The 2019 Wuhan coronavirus outbreak has seen a surge in demand for protective masks as publics across the world seek to protect themselves from infection. Manufacturers of the masks have seen their stocks boom, but supply is outstripping demand and hoarding practices may leave healthcare professionals on the frontline of treating the virus without adequate protection.
Mask Manufacturers’ Stocks Up
The outbreak has devastated global stock markets, with trading in China now having halted completely. However, amid contagion fears, companies producing protective masks have seen their share prices soar.
According to Reuters, companies that have seen significant leaps in shares in recent weeks include South Korean mask producer Monalisa, which jumped 29 percent, Japanese medical product supplier Kawamoto Corp, the share price of which tripled, Japanese protective clothing manufacturer Azearth (53 percent increase) and Top Glove Corp of Malaysia, whose shares surged by a quarter within a single week.
This comes in stark relief to global stock markets more generally as China – a vital cog in the global economy – has all but ceased production across a range of industries in order to limit the flow of the virus. As Avi Salzman of Barron’s reports, “Airlines, energy companies, and multinationals with heavy China exposure have experienced particularly sharp drops. Starbucks has had to shut more than half of its stores in China — the company’s most important growth area — amid the outbreak.”
There are currently around 43,000 confirmed cases of the coronavirus in Asia, around 32,000 of which are in mainland China, and it has claimed over 1,000 lives in the country as of the 10th February 2020, according to the NY Times. Against this backdrop, and with no vaccine for the disease currently available, some Chinese cities, including Wuhan, the centre of the outbreak, and the southern metropolis of Guangdong have implemented rules requiring citizens to wear masks in public or face a fine. However, supply of these products does not yet meet demand and the protective masks have largely sold out across the region.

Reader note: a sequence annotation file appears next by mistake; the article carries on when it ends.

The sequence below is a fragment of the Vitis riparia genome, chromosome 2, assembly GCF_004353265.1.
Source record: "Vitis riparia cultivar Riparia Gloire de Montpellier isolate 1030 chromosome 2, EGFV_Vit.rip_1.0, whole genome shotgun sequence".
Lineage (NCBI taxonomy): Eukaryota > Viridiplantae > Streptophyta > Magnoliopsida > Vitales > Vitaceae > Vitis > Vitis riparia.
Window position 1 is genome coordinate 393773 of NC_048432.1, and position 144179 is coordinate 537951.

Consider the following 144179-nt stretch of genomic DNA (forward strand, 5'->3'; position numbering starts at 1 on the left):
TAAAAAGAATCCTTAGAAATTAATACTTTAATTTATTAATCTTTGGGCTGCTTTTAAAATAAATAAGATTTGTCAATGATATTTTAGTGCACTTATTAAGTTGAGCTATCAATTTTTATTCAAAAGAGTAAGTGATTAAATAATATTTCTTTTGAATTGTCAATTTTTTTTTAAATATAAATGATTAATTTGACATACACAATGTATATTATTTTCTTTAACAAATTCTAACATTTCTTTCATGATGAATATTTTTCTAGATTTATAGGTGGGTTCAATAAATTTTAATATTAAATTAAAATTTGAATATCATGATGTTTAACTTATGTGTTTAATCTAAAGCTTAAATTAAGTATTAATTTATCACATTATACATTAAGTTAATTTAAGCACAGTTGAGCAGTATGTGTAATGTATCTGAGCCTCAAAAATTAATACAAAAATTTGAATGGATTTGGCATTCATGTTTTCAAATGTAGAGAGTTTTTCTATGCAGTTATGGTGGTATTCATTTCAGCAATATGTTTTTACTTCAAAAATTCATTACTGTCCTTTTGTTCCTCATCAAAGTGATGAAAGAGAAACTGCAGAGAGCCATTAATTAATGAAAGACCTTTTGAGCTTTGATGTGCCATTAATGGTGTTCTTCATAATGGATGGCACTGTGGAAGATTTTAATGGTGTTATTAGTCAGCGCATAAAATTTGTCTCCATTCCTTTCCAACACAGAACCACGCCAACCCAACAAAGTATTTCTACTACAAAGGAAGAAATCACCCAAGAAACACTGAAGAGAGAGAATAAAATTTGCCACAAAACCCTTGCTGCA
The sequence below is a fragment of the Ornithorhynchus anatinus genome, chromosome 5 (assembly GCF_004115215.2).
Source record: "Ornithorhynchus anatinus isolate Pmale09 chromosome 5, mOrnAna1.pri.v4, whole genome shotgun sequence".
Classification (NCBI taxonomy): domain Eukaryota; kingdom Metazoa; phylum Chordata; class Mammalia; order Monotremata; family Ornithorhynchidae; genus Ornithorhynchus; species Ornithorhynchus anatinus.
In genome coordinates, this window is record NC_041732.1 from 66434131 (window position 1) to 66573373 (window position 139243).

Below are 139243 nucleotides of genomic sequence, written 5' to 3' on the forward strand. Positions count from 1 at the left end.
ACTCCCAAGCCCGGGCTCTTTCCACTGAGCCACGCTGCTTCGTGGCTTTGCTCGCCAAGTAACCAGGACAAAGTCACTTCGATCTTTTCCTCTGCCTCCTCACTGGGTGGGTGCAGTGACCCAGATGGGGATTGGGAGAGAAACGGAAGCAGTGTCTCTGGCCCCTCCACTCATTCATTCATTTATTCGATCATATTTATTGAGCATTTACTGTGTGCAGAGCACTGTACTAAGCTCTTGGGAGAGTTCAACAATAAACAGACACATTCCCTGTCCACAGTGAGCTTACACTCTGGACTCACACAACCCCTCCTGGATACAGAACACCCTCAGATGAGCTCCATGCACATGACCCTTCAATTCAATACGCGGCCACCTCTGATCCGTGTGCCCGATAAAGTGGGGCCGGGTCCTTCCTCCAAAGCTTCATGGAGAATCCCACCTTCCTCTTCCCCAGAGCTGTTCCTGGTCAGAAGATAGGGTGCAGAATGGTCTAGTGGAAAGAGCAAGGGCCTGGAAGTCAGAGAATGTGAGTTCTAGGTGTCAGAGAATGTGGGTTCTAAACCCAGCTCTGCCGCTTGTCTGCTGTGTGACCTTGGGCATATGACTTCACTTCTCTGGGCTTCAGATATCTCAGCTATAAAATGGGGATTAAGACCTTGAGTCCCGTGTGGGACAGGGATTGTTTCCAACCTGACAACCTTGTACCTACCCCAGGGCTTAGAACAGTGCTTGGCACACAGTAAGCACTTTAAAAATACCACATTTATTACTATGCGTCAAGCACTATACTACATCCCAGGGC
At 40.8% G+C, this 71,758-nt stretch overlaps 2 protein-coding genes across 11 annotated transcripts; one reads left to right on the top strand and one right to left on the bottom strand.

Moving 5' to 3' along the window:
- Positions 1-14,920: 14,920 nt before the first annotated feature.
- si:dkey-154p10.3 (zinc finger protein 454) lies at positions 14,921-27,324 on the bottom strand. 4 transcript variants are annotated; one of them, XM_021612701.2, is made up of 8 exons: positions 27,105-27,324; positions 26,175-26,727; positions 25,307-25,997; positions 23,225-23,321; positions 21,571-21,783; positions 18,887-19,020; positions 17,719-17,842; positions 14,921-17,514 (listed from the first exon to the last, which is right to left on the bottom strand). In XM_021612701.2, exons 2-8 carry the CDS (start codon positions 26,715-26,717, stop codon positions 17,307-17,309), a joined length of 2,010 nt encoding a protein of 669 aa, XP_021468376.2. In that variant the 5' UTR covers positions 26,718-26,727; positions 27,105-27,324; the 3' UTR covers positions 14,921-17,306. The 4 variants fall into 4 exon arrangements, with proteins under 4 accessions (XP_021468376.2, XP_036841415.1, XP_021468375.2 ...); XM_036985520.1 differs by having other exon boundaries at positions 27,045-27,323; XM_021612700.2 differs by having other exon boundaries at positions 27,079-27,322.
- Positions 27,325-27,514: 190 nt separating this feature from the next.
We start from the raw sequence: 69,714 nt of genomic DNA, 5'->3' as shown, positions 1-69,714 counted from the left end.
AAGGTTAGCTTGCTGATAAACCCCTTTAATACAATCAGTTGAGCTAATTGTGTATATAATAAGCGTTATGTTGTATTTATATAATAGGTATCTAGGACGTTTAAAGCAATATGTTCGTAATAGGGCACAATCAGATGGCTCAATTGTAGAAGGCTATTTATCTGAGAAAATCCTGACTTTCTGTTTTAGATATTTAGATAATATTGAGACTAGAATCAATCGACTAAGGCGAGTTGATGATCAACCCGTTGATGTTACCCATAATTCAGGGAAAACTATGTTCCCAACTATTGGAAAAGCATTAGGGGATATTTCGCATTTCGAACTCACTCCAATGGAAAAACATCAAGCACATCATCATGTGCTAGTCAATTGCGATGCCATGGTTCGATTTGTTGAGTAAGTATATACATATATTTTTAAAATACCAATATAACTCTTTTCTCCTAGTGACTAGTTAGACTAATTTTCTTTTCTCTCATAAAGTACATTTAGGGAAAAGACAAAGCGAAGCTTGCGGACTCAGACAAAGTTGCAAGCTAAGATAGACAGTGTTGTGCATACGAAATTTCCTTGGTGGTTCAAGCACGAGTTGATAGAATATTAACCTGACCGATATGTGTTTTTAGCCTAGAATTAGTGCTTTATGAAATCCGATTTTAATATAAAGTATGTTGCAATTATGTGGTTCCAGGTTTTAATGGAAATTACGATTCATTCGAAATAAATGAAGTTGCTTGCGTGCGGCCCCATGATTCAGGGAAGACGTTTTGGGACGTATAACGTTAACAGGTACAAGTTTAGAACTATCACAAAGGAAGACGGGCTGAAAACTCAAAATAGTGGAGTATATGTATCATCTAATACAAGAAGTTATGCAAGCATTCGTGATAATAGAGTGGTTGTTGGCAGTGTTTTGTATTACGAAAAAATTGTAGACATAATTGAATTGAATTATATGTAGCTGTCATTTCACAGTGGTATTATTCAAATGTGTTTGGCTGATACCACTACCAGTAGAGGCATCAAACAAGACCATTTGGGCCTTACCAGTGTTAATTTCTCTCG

This run on masks has even extended beyond China’s borders. Paranoia over the coronavirus is being felt especially sharply in the US, where mask manufacturers such as Honeywell and 3M have ramped up production in order to meet demand. Vox’s Terry Nguyen reports that “people across [the USA] have descended on local pharmacies or health supply stores to hoard boxes of surgical masks, even in states where there isn’t a serious coronavirus threat. Some say it’s a precaution, while others are looking to send masks to friends and relatives overseas, where supplies are low or expensive due to increased demand.”
This hoarding has the potential to lead to shortages of masks, affecting clinics or hospitals where they are most needed. Moreover, experts are warning that, while wearing a mask if already exhibiting flu-like symptoms is a good precaution, the use of these masks outside of a hospital setting does not provide proper protection from infection.
As Dr David Carrington, a clinical virologist at St George’s, University of London, told BBC News, “routine surgical masks for the public are not an effective protection against viruses or bacteria carried in the air” because they are too loose, have no air filter and leave the eyes exposed.
Dr Nathalie MacDermott, a clinical lecturer at King’s College London, told Sky News there is “not any good evidence” to suggest surgical masks can protect the general public from the virus.
Instead, as Salma Khalik of the Singapore-based Straits Times reports, “The World Health Organisation and the United States Centres for Disease Control and Prevention are telling people not to use face masks if they are not sick. Instead, they advise people to wash their hands thoroughly and regularly throughout the day and to avoid touching their eyes, nose and mouth with unwashed hands.”